"Oh dear"

"Exactly. I doubt that we will be receiving any further invitations for dinner. And when you find a farm make sure it has a house you'd like to live in."

"What can I do?"

"I'm not sure, maybe get your mother or grandmother to speak to him. I don't know if it'll do any good, you know how stubborn he is."

"I know how stubborn all Crawley men are. I will do what I can. Come closer I think I need to cuddle."


"Pass the sponge... Thanks ... Doesn't that feel good?"

"It tickles"

"Hey no splashing! Did I ever tell you about discovering that birthmark of yours?"

"I don't have a birthmark."

"Oh yes you do. When I'm drying you off I'll show you where it is. I discovered it when I was giving you one of those bed baths. It'll have to be by touch though; no matter how much you contort, and I've grown to appreciate just how much you can contort, you'll never be able to see it no matter how many mirrors you use."

"What does it look like?"

"Yorkshire...and Downton is right here ... hey what did I tell you about splashing!"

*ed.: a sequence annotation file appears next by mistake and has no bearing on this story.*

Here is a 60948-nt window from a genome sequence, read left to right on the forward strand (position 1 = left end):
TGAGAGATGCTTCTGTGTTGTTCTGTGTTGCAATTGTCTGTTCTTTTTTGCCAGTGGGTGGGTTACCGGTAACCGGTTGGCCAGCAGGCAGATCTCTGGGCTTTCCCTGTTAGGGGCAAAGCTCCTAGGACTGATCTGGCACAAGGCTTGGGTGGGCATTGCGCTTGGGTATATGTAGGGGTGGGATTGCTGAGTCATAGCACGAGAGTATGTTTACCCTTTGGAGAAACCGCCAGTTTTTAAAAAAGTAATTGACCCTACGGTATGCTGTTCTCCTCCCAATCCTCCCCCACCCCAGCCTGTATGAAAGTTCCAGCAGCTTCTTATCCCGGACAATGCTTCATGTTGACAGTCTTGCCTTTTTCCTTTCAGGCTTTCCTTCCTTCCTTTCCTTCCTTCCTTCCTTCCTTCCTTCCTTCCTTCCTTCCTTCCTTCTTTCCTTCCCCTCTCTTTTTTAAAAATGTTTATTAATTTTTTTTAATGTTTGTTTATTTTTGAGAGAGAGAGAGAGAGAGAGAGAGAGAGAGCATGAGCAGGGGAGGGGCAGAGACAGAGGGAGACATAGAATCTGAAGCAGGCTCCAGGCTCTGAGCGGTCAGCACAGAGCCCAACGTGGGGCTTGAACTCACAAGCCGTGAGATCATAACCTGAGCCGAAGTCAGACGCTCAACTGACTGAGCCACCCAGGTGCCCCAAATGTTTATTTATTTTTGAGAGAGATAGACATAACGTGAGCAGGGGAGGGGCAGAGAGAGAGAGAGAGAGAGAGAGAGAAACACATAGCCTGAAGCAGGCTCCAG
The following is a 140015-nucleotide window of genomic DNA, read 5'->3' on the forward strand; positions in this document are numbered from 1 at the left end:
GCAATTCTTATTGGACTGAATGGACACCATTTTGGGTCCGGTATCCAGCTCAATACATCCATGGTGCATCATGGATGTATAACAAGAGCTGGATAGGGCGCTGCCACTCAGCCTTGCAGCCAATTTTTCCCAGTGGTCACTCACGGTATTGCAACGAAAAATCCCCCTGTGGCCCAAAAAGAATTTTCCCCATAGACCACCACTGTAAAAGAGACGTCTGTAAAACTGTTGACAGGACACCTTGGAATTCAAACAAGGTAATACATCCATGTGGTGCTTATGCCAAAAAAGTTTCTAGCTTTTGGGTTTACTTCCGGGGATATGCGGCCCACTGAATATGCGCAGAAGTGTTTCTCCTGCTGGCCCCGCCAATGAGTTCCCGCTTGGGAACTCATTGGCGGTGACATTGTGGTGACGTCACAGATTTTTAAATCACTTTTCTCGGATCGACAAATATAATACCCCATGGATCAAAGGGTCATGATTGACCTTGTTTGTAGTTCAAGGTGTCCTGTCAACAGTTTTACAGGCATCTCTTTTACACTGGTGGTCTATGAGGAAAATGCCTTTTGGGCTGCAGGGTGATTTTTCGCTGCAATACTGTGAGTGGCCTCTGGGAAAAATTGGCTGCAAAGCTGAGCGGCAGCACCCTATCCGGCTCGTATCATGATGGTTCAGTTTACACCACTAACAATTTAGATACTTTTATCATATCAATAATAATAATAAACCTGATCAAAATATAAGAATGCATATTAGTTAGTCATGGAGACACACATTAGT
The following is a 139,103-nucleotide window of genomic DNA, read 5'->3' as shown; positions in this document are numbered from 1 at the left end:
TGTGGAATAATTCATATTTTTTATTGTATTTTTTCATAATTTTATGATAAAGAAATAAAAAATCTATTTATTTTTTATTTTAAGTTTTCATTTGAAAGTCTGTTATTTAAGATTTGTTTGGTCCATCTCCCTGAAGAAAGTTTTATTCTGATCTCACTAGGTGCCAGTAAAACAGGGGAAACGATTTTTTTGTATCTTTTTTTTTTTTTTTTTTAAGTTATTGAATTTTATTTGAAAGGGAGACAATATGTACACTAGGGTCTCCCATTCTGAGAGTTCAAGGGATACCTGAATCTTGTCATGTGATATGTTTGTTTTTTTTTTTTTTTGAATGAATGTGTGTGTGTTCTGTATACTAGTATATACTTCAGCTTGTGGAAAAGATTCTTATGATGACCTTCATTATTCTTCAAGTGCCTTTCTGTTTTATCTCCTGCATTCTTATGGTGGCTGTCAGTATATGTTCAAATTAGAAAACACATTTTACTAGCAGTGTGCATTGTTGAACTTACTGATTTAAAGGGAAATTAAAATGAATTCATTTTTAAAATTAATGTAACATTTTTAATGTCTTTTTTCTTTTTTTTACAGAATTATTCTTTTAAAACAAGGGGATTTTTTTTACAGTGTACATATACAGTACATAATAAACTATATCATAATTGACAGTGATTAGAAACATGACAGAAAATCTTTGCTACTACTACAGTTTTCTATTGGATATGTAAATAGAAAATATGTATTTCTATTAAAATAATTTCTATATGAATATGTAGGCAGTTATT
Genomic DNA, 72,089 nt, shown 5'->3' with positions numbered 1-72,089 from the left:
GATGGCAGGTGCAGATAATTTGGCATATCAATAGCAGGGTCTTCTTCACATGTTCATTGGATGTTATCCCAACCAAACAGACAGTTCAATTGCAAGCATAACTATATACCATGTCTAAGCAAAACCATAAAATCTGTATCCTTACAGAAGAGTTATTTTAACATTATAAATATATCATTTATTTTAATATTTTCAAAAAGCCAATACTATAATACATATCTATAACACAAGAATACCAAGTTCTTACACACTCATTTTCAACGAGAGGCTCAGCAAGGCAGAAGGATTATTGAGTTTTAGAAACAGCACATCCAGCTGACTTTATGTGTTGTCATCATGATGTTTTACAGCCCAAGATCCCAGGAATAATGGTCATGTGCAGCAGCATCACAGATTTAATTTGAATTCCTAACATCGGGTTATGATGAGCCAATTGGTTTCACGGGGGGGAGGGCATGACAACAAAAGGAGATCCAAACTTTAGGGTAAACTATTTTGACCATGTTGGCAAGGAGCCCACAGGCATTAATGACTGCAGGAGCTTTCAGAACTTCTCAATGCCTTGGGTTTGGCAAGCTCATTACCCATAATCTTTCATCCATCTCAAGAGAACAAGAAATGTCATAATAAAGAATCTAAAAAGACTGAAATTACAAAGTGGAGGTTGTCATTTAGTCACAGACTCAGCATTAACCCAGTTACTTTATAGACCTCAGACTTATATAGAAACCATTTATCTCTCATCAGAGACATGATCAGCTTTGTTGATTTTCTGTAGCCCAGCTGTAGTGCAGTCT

"Do you have to go tomorrow?"

"You know the King gets quite shirty when his soldiers are absent without leave."

"But ... but you're injured..."

"Not any more, thanks in no part to your tender ministrations..."

"Quit that! We're talking"

"You're talking, I'm listening. Keep talking I find your voice very erotic."

"You find everything erotic. So far you've found me brushing my teeth erotic; me getting my stockings out of my drawer erotic .. speaking of which where did you throw the other one? Not so fast...yes ...yes ... that's it..."

Saturday, January 29, 1916

They could hear the train whistle in the distance. Matthew pulled Mary into an embrace.

"Matthew it's not proper..."

"A soldier's farewell is entirely proper in wartime" he nuzzled her neck. "We haven't talked about it but there is a chance I won't..."

"You're coming back" she interrupted.

He kept on "If I don't please take care of mother..."

"Of course we will"

"... and don't mourn me too long. Find someone, other than that damn Carlisle, and move on..."

"Don't talk like that! You're coming back and I'll be waiting for you."

They held their embrace until the conductor called 'All Aboard'.

As Matthew was boarding the train Mary handed him something.

She called out to him "It's my good luck charm."

The train pulled out of the station and Matthew watched with his head out the window until he could not see her anymore. He then looked down at the object she had given him. It was a little stuffed animal, a dog.